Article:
Listing ID: 73838
Lexington, Ky area metal fabrication business for sale. Established over 20 years. Owner is retiring and will transition and train buyer. Annual Sales 2.5 Million. Annual cash flow 300,000. Asking price for business only is 900.000. Real estate is owned and also available for sale.. Equipment and vehicles 500,000 value. 30% of sales from repeat sales of specialized industrial and commercial metal doors. 18 Employees, very stable.
Please reply to Mike Hedgebeth, Lexington Business Brokers, business has been approved for an SBA loan.
- Asking Price: $900,000
- Cash Flow: $300,000
- Gross Revenue: $2,500,000
- EBITDA: $300,000
- FF&E: $500,000
- Inventory: $100,000
- Inventory Included: Yes
- Established: 1995
- Property Owned or Leased:Own
- Property Included:N/A
- Building Square Footage:25,000
- Lot Size:N/A
- Total Number of Employees:18
- Furniture, Fixtures and Equipment:N/A
Yes full Support and Training
The company was established in 1995, making the business 27 years old.
The sale does include inventory valued at $100,000, which is included in the asking price.
The company has 18 employees and is situated in a building with approx. square footage of 25,000 sq ft.
Why is the Current Owner Selling The Business?
There are all types of reasons why people resolve to sell businesses. However, the real factor and the one they say to you may be 2 absolutely different things. As an example, they might claim "I have too many various responsibilities" or "I am retiring". For numerous sellers, these reasons are valid. However, for some, these may just be justifications to attempt to hide the reality of transforming demographics, increased competitors, recent decrease in revenues, or a variety of other factors. This is why it is really important that you not rely totally on a seller's word, yet instead, use the vendor's solution combined with your overall due diligence. This will paint a much more realistic image of the business's existing circumstance.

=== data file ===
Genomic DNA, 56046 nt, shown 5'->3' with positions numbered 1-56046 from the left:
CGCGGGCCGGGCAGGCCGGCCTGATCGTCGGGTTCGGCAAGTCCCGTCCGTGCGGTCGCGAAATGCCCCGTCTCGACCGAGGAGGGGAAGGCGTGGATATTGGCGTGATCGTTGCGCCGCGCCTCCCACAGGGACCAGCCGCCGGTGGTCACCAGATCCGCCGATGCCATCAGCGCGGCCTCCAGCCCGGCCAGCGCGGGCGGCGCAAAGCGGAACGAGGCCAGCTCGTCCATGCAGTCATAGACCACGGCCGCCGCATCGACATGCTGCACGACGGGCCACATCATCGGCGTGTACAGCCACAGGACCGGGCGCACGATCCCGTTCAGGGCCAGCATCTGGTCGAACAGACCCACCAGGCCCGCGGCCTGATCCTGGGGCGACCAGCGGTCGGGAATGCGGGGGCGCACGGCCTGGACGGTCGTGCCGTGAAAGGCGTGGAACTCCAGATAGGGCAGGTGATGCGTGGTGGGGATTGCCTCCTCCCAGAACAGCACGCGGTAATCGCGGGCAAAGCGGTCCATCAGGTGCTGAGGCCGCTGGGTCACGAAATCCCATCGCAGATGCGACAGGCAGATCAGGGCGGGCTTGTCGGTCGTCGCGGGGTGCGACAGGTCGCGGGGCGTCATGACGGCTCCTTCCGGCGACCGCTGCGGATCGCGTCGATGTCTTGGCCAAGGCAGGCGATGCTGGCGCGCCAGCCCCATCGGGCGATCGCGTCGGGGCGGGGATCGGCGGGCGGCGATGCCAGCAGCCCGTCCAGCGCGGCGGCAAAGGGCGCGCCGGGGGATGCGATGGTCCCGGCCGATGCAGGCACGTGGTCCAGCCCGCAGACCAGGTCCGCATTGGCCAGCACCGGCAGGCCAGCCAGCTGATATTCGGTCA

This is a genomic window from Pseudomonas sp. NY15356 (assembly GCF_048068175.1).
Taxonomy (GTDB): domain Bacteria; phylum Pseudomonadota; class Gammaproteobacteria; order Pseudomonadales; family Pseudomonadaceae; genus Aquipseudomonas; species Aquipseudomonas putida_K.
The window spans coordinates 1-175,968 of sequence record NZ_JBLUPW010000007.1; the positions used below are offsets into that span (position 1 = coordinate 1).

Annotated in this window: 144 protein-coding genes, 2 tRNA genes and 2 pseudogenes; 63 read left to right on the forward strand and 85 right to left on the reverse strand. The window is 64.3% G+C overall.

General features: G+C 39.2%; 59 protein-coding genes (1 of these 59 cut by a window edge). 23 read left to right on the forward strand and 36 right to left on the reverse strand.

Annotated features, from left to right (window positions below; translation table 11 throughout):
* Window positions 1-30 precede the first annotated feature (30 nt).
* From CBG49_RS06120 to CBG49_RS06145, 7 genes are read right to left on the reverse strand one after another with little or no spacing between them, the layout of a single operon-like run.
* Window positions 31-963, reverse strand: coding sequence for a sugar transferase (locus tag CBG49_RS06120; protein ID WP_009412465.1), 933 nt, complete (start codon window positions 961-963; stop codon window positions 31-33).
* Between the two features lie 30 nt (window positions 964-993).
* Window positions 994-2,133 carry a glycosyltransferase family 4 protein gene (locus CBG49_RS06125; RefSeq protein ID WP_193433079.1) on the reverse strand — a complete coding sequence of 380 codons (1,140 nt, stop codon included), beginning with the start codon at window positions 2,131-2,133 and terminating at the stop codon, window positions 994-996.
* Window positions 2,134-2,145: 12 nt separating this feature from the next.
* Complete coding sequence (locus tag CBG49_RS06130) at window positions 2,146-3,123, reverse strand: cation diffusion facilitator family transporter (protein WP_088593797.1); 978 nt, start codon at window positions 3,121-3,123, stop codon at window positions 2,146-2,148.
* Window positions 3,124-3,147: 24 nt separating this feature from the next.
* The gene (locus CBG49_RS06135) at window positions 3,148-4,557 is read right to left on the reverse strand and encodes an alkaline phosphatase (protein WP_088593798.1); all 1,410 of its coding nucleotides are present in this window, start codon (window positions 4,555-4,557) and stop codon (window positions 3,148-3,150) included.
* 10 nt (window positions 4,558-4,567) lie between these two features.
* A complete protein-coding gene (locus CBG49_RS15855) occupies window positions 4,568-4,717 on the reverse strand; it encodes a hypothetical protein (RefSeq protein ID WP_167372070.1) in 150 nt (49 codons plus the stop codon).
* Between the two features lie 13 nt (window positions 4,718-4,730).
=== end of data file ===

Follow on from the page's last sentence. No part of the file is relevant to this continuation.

Existing Debts and Future Obligations
If the current company is in debt, which many companies are, then you will have reason to consider this when valuating/preparing your offer. Lots of operating businesses borrow money in order to cover things such as stock, payroll, accounts payable, and so on. Bear in mind that occasionally this can suggest that profit margins are too small. Numerous companies come under a revolving door of taking on debt as a way to pay back other loans. Along with debts, there may also be future obligations to think about. There may be an outstanding lease on equipment or the structure where the business resides. The business might have existing agreements with suppliers that should be fulfilled or might cause fines if terminated early.
Understanding the Customer Base, Competition and Area Demographics
How do companies in the area draw in new consumers? Often times, companies have repeat clients, which develop the core of their daily earnings. Specific factors such as new competitors growing up around the location, roadway construction, and also employee turnover can impact repeat clients and also negatively influence future incomes. One vital point to take into consideration is the placement of the business. Is it in a highly trafficked shopping center, or is it hidden from the highway? Clearly, the more people that see the business often, the better the possibility to build a returning consumer base. A last thought is the general location demographics. Is the business situated in a largely populated city, or is it situated on the outside border of town? Exactly how might the local typical house income impact future revenue prospects?